December 6, 2016

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bankthinkIn a recent American Banker BankThink article, Partner Dan Wheeler explores the possibility that the OCC could rise in stature, while the other banking regulatory agencies fall out of favor.  By largely staying out of Congress’ scrutiny and taking a lead on fintech regulation, Dan argues that the OCC is well positioned to obtain greater chartering and regulatory responsibility under a Trump administration.

Some regulatory agencies, such as the Consumer Financial Protection Bureau and Federal Reserve Board, appear ripe for more congressional criticism and even curbs to their authority under the incoming Trump administration. But one may be in relatively good position to have its authority expanded: the Office of the Comptroller of the Currency.

The OCC has stayed under the radar and avoided the political backlash aimed at other regulators while also emerging as a new leader in the fast-growing area of fintech regulation. The OCC’s focus on innovation and its largely pristine image among lawmakers could lead to greater chartering authority and — if the CFPB continues to lose favor — more responsibility to oversee consumer rules.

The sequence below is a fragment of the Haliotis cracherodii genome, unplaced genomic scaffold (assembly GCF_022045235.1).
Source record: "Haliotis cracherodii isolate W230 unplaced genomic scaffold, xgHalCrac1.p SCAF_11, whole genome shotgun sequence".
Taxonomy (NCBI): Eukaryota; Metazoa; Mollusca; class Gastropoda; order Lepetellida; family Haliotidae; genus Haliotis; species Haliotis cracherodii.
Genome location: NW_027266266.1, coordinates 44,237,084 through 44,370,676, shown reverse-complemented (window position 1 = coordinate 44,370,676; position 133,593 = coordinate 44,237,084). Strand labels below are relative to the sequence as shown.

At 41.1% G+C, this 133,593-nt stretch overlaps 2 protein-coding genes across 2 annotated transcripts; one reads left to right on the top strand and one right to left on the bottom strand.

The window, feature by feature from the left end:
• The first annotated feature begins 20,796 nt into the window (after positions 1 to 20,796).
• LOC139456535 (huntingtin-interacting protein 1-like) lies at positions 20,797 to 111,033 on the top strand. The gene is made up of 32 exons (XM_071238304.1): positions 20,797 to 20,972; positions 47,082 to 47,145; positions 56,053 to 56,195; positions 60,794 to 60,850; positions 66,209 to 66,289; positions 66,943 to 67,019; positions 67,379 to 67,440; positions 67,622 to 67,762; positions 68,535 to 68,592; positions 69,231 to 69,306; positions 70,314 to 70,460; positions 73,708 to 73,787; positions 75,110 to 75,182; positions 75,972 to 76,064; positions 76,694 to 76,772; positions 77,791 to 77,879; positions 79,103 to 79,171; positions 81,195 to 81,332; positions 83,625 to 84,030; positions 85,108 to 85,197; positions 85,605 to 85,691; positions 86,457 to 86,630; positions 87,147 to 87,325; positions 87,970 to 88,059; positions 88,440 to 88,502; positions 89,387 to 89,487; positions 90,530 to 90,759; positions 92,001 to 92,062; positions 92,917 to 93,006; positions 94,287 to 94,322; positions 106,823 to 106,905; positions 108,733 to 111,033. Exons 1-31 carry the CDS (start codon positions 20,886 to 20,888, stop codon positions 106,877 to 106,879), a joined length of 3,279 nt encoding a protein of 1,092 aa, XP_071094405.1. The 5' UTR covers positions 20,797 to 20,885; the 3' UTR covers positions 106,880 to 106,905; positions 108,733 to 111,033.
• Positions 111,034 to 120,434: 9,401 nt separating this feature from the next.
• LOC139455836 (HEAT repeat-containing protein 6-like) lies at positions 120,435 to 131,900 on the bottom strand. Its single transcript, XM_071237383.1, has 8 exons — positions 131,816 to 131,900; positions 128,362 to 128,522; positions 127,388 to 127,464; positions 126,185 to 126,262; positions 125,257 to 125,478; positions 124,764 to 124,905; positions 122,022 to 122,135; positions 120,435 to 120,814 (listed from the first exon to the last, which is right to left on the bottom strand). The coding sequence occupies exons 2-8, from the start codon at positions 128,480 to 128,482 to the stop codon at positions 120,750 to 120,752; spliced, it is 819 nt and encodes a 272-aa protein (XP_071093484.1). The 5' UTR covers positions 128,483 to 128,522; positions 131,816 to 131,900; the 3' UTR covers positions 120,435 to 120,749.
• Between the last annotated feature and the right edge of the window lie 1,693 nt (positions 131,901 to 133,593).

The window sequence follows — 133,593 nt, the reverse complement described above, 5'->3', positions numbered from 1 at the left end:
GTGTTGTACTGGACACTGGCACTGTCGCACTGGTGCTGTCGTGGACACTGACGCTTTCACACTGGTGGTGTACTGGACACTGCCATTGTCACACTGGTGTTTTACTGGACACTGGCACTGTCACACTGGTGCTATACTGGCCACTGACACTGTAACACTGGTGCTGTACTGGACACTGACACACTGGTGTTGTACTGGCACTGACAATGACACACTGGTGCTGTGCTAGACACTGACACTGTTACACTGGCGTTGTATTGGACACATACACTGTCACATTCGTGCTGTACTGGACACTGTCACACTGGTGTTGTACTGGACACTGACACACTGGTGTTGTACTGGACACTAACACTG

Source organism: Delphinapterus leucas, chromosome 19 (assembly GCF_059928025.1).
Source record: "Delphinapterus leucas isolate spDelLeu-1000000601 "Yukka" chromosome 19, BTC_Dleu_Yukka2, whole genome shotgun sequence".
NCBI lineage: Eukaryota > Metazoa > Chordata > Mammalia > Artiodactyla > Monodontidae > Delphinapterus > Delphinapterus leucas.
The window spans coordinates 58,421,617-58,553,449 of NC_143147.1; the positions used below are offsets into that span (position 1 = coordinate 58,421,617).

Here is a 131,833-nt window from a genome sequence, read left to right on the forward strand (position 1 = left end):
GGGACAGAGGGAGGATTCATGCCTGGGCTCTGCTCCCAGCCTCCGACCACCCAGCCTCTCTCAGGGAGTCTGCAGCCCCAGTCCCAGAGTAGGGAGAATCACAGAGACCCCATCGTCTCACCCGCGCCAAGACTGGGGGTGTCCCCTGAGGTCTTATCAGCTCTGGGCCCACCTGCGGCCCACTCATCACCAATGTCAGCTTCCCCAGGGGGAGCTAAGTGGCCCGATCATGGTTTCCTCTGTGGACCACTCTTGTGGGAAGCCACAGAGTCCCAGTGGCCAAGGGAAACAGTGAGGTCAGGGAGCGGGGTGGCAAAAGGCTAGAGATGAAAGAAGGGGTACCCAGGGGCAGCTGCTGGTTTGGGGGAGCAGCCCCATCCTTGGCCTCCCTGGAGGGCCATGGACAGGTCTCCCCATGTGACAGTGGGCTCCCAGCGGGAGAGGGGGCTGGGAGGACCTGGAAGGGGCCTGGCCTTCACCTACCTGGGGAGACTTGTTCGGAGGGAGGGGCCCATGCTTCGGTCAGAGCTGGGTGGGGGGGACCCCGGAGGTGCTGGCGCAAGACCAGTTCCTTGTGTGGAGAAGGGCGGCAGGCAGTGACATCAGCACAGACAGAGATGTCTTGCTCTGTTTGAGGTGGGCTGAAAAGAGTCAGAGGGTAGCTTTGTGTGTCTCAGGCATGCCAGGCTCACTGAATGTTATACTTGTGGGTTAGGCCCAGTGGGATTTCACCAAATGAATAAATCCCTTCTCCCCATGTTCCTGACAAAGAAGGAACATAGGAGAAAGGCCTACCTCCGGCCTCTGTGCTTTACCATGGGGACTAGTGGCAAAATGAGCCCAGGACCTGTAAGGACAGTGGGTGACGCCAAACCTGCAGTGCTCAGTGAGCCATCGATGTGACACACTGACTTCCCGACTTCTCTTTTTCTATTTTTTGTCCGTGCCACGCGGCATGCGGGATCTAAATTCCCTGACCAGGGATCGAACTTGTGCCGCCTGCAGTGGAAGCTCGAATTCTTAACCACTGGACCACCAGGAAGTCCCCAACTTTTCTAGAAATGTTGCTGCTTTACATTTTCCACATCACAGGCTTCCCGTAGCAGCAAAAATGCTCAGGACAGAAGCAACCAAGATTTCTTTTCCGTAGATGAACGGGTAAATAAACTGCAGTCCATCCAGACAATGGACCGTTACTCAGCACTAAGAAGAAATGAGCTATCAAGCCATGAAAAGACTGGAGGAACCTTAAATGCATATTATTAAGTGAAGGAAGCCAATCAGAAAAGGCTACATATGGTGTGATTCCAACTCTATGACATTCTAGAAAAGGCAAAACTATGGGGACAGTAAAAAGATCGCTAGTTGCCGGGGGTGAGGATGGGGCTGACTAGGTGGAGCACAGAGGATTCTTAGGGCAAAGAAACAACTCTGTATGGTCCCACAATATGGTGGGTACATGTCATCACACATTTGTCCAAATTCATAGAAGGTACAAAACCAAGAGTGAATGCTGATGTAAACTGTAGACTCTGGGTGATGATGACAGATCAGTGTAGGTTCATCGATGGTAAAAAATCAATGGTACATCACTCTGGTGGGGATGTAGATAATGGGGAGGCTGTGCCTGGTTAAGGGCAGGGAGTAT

Continue Reading Dan’s position, OCC Could Gain Power as Other Agencies Fall Out of Favor, on AmericanBanker.com.

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The Financial CHOICE Act

December 2, 2016

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The Financial CHOICE Act

December 2, 2016

Authored by: Robert Klingler

the-bank-accountJonathan and I convened after lunch (a delicious assortment of tacos) to record Episode 4 of The Bank Account.  We focused on The Financial CHOICE Act as a potential roadmap for the potential bank regulatory reforms under the Trump administration.